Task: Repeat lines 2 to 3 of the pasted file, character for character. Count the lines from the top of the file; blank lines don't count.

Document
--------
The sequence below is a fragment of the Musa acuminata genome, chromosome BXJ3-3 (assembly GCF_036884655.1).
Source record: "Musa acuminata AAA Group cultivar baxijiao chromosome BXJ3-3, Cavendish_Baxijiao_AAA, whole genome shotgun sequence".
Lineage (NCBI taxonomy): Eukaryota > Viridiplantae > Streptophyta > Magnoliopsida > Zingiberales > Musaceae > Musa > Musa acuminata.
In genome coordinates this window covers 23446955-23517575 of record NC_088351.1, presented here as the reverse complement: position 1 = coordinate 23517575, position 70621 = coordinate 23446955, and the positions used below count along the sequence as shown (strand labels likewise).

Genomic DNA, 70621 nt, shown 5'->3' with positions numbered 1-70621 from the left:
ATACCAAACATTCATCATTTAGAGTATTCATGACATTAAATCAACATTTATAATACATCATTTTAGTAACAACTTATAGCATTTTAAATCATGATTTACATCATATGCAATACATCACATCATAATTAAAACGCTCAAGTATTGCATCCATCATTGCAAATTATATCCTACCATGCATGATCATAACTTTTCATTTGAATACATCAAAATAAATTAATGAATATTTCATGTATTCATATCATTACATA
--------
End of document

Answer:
Source record: "Musa acuminata AAA Group cultivar baxijiao chromosome BXJ3-3, Cavendish_Baxijiao_AAA, whole genome shotgun sequence".
Lineage (NCBI taxonomy): Eukaryota > Viridiplantae > Streptophyta > Magnoliopsida > Zingiberales > Musaceae > Musa > Musa acuminata.